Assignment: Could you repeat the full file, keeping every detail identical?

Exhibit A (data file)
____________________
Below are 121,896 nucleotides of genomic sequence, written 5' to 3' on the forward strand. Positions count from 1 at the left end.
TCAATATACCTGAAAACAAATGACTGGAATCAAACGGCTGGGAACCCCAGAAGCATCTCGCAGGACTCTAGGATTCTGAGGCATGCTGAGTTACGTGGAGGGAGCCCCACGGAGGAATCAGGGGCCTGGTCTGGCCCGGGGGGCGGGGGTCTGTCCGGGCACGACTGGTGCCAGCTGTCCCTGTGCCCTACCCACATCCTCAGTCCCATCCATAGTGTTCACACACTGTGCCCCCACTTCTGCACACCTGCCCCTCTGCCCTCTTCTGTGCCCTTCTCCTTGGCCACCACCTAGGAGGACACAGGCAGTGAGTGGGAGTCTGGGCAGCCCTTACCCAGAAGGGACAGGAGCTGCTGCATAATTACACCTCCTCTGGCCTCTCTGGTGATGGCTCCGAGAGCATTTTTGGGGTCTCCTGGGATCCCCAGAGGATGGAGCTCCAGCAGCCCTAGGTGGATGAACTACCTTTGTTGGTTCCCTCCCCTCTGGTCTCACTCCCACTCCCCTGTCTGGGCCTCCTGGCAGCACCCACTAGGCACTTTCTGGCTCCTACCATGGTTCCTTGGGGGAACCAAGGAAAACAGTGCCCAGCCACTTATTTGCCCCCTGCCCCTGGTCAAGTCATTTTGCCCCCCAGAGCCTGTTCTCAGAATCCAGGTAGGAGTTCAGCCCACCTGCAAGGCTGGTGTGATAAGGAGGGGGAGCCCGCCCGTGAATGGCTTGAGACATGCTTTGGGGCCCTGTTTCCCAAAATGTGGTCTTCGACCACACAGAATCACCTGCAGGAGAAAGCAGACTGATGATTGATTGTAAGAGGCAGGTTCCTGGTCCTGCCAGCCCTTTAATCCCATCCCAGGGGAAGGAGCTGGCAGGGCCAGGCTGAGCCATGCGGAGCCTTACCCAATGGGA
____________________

Below are 121,896 nucleotides of genomic sequence, written 5' to 3' on the forward strand. Positions count from 1 at the left end.
TCAATATACCTGAAAACAAATGACTGGAATCAAACGGCTGGGAACCCCAGAAGCATCTCGCAGGACTCTAGGATTCTGAGGCATGCTGAGTTACGTGGAGGGAGCCCCACGGAGGAATCAGGGGCCTGGTCTGGCCCGGGGGGCGGGGGTCTGTCCGGGCACGACTGGTGCCAGCTGTCCCTGTGCCCTACCCACATCCTCAGTCCCATCCATAGTGTTCACACACTGTGCCCCCACTTCTGCACACCTGCCCCTCTGCCCTCTTCTGTGCCCTTCTCCTTGGCCACCACCTAGGAGGACACAGGCAGTGAGTGGGAGTCTGGGCAGCCCTTACCCAGAAGGGACAGGAGCTGCTGCATAATTACACCTCCTCTGGCCTCTCTGGTGATGGCTCCGAGAGCATTTTTGGGGTCTCCTGGGATCCCCAGAGGATGGAGCTCCAGCAGCCCTAGGTGGATGAACTACCTTTGTTGGTTCCCTCCCCTCTGGTCTCACTCCCACTCCCCTGTCTGGGCCTCCTGGCAGCACCCACTAGGCACTTTCTGGCTCCTACCATGGTTCCTTGGGGGAACCAAGGAAAACAGTGCCCAGCCACTTATTTGCCCCCTGCCCCTGGTCAAGTCATTTTGCCCCCCAGAGCCTGTTCTCAGAATCCAGGTAGGAGTTCAGCCCACCTGCAAGGCTGGTGTGATAAGGAGGGGGAGCCCGCCCGTGAATGGCTTGAGACATGCTTTGGGGCCCTGTTTCCCAAAATGTGGTCTTCGACCACACAGAATCACCTGCAGGAGAAAGCAGACTGATGATTGATTGTAAGAGGCAGGTTCCTGGTCCTGCCAGCCCTTTAATCCCATCCCAGGGGAAGGAGCTGGCAGGGCCAGGCTGAGCCATGCGGAGCCTTACCCAATGGGA